What would life be without art?

What would life be without art?

Ritu Kamra Kumar

Often, social consciousness defines the very credo of an artist’s practice, because artists, their work and aesthetics are shaped by the times they live in and the reality that surrounds them. An artist, whether behind an easel or writing on a laptop or playing the piano — brings out a multitude of socio-political or cultural facets across generations and genres. Their objective is to bring out experiences of a lifetime before the world.

I am assailed by a plethora of such thoughts, as being a teacher of English literature, I encounter a question from students what would life be without Shakespeare or Picasso! What role do these works of art play in human life? The thought of a banal existence, deprived of art, makes me shudder. Reading Shakespeare, I believe, is like the first step to discovering a treasure trove of varied emotions you never knew you had. As I discuss the relevance of art, books, movies, paintings and music with my students, I make them realise that art is a constant reminder of historical times. I often think that history is perhaps the best recorded fiction, because it is ‘his-story’.

Every artist dips his brush in his own soul and paints his own nature, which is but the mirror of his times, into his books, pictures and songs. Sometimes, caught between poetry and prose, painting and music, he builds a world of his times with his own words. Life would be prosaic without creativity of intellectual minds. Many a time, literature comes to my rescue when I am faced with a dilemma of ‘to be or not to be’. Poems and stories, read as a youngster, guide my wandering ship of mind and prevent it from getting lost in the whirlpool of life. With no Shakespeare or Wordsworth, not only literature would have been left poorer, but also our own lives much less explained or understood. Picasso said aptly all art ‘washes the dust of daily life off our souls’.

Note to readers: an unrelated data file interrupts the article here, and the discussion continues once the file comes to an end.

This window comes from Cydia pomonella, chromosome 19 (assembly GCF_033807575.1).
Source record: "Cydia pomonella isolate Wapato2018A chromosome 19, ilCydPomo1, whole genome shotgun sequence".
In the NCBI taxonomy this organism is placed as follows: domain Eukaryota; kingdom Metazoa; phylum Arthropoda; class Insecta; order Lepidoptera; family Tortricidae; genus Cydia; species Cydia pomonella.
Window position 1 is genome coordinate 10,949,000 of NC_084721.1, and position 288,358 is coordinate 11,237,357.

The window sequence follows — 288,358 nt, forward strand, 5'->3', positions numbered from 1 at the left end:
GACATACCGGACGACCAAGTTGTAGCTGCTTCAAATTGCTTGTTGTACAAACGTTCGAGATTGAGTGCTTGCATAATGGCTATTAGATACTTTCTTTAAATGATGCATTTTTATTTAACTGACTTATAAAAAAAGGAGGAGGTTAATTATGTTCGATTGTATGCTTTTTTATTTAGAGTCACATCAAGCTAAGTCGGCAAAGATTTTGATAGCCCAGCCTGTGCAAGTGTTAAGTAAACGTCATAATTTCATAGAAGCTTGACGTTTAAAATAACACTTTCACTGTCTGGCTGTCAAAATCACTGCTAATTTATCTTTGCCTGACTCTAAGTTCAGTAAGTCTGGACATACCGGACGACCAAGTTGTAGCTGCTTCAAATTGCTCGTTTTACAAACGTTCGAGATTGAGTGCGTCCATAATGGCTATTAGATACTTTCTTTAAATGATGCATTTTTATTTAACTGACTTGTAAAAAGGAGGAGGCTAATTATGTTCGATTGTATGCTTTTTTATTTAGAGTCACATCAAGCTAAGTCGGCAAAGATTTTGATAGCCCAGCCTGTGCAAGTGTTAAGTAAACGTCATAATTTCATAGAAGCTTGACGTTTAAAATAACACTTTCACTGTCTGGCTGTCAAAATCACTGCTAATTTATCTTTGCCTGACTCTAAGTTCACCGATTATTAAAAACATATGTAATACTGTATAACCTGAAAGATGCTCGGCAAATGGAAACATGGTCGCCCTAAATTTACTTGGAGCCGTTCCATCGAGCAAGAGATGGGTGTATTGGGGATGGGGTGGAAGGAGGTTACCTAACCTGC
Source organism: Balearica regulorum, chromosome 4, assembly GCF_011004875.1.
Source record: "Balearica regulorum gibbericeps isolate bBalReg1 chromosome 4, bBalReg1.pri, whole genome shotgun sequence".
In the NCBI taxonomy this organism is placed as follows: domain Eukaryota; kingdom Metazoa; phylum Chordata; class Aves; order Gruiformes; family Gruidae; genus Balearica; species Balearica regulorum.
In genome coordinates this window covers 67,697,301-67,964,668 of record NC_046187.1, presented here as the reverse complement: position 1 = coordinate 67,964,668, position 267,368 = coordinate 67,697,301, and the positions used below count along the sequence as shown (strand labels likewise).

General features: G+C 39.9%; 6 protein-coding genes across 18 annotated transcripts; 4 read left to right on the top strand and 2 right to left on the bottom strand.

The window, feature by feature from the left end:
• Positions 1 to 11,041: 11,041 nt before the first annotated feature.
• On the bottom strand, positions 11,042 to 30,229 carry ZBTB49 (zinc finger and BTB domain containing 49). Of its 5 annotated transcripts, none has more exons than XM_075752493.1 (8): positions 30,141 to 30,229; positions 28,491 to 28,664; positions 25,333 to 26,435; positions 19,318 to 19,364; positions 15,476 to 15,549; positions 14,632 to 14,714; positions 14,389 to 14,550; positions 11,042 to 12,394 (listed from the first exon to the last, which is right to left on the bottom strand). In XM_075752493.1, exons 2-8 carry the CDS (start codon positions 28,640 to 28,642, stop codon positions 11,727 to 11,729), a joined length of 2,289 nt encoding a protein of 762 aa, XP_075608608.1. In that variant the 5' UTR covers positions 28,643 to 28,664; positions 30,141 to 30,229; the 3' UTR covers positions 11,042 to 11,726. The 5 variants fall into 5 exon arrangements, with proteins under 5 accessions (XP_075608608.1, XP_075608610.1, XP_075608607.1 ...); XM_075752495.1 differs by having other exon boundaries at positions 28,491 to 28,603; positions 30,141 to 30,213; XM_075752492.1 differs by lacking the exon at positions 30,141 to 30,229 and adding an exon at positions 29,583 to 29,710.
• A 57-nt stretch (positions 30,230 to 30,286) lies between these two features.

Reading a book, I often move in a timeless zone and get purged of my emotional baggage, and when I find the same book being read by a stranger at an airport, I feel the book is recommending me to converse with that reader. Such is the power of art that it brings together people of diverse backgrounds and culture. As I explain this to students, suddenly many of them start relating how they too have experienced moments when art and life converge. How their mothers too become interested in a particular novel and read it passionately relating to it with their own lives. All art is an artistic rendition of emotional lows and highs that help us understand our obscure lives. True are the words of Tolstoy, ‘The activity of art is based on the fact that a man receiving through his sense of hearing or sight another man’s expression of feeling, is capable of experiencing the emotion which moved the man who expressed it.’

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